With the holiday just around the corner, preparing for the season of joy is what most people have on their minds. For over 900 people, however, the holiday season will be spent worrying about their careers.
In a highly criticized move, the mortgage company, Better.com released a large percentage of their staff. What made it worse was the short Zoom call through which the chief executive officer (CEO) of the company dropped the nerve-wracking news.
The clip of the mass firing has gone viral since the call was made on Wednesday, Dec. 1. Addressing staff in the United States as well as India, the founder and CEO of the company Vishal Garg made the announcement. This left a large portion of the company’s workforce unemployed just before the holidays.
Garg started the meeting on an ominous note by saying that he was not bringing the staff good news. He pointed out that the market had changed so the company had to do what it took to survive and thrive. Trying to soften the blow he told the employees that bringing them the bad news was not easy for him.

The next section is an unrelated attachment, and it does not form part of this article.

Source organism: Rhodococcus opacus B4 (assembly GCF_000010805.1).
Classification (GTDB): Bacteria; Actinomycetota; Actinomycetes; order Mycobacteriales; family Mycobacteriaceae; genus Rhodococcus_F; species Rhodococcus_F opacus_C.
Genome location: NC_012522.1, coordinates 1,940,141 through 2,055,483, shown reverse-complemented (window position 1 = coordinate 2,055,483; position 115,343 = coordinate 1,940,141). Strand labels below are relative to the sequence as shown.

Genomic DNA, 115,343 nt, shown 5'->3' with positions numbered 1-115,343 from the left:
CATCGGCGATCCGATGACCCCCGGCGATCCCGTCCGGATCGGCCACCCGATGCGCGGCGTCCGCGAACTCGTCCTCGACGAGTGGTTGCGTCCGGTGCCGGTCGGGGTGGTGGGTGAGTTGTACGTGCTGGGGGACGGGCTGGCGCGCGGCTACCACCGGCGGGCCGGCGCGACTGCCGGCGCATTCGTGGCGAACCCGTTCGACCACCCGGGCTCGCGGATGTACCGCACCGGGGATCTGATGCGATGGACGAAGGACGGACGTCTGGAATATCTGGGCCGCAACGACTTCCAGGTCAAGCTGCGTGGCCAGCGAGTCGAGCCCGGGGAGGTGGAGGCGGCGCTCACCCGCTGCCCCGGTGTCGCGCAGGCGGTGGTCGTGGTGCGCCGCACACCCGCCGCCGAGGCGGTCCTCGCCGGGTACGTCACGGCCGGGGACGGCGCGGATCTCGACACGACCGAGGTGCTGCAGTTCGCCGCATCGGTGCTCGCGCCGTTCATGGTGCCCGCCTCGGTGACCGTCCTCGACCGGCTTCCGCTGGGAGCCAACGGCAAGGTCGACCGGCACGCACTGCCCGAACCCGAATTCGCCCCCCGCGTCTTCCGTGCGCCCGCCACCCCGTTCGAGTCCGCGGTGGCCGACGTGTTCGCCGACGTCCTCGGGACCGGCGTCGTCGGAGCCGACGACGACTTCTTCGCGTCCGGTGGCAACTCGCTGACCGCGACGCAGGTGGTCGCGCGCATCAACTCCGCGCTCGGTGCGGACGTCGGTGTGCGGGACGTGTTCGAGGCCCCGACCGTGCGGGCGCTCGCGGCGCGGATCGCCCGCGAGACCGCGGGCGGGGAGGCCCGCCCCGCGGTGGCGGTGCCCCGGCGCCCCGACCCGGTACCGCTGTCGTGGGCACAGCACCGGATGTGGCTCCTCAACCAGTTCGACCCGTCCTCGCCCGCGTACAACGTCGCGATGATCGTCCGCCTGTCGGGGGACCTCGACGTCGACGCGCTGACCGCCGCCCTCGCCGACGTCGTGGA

He claimed that he had done such a thing once before and it had left him crying. However, since the decision was his he wanted to deliver the news.
He fired 15% of the company’s employees which is over 900 people, Money Control reported. He told those who were on the Zoom call that if they were a part of the call they had been fired “effective immediately”.
Stating that the human resource team would be getting in touch via email, the founder informed the US staff of the severance they would get. The former employees would get four-weeks severance. Along with the severance, they would get a month of full benefits as well as two months of cover-up for which the company would pay the premium.
In a statement to CNN Business, the chief financial officer Kevin Ryan said that the move was difficult. However, due to the “radically evolving homeownership market”, the company had to take the call.
Garg has been criticized for playing the role of a Grinch right before the holidays. The controversial founder reportedly sent staff emails berating them. He was also accused of playing favorites by giving perks to a person who was later put on administrative leave for workplace misconduct.